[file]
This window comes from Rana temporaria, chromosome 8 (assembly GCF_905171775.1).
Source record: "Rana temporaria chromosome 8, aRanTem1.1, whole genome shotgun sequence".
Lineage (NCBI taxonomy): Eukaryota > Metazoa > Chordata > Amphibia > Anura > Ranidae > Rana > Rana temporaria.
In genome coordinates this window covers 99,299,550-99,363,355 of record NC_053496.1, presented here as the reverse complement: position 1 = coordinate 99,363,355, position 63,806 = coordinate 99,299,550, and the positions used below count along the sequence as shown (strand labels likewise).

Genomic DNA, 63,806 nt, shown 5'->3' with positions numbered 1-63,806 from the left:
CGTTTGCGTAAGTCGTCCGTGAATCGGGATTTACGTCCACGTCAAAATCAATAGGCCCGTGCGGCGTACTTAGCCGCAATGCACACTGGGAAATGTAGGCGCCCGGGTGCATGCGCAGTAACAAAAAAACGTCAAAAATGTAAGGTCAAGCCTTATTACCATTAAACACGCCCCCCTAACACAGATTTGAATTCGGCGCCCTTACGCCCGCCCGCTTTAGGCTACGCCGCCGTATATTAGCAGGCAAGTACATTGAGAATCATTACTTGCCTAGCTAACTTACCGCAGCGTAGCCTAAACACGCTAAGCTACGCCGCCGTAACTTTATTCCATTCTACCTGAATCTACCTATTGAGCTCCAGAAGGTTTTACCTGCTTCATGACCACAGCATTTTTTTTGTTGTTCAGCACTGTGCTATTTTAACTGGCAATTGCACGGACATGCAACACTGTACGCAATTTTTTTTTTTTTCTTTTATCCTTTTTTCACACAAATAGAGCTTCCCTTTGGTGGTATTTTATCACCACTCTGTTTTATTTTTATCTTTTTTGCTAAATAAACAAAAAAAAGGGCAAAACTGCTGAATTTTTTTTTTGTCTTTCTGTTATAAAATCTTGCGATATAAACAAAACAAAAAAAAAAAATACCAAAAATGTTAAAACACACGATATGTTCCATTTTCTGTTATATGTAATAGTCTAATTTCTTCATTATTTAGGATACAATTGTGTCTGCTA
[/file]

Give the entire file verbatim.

This window comes from Rana temporaria, chromosome 8 (assembly GCF_905171775.1).
Source record: "Rana temporaria chromosome 8, aRanTem1.1, whole genome shotgun sequence".
Lineage (NCBI taxonomy): Eukaryota > Metazoa > Chordata > Amphibia > Anura > Ranidae > Rana > Rana temporaria.
In genome coordinates this window covers 99,299,550-99,363,355 of record NC_053496.1, presented here as the reverse complement: position 1 = coordinate 99,363,355, position 63,806 = coordinate 99,299,550, and the positions used below count along the sequence as shown (strand labels likewise).

Genomic DNA, 63,806 nt, shown 5'->3' with positions numbered 1-63,806 from the left:
CGTTTGCGTAAGTCGTCCGTGAATCGGGATTTACGTCCACGTCAAAATCAATAGGCCCGTGCGGCGTACTTAGCCGCAATGCACACTGGGAAATGTAGGCGCCCGGGTGCATGCGCAGTAACAAAAAAACGTCAAAAATGTAAGGTCAAGCCTTATTACCATTAAACACGCCCCCCTAACACAGATTTGAATTCGGCGCCCTTACGCCCGCCCGCTTTAGGCTACGCCGCCGTATATTAGCAGGCAAGTACATTGAGAATCATTACTTGCCTAGCTAACTTACCGCAGCGTAGCCTAAACACGCTAAGCTACGCCGCCGTAACTTTATTCCATTCTACCTGAATCTACCTATTGAGCTCCAGAAGGTTTTACCTGCTTCATGACCACAGCATTTTTTTTGTTGTTCAGCACTGTGCTATTTTAACTGGCAATTGCACGGACATGCAACACTGTACGCAATTTTTTTTTTTTTCTTTTATCCTTTTTTCACACAAATAGAGCTTCCCTTTGGTGGTATTTTATCACCACTCTGTTTTATTTTTATCTTTTTTGCTAAATAAACAAAAAAAAGGGCAAAACTGCTGAATTTTTTTTTTGTCTTTCTGTTATAAAATCTTGCGATATAAACAAAACAAAAAAAAAAAATACCAAAAATGTTAAAACACACGATATGTTCCATTTTCTGTTATATGTAATAGTCTAATTTCTTCATTATTTAGGATACAATTGTGTCTGCTA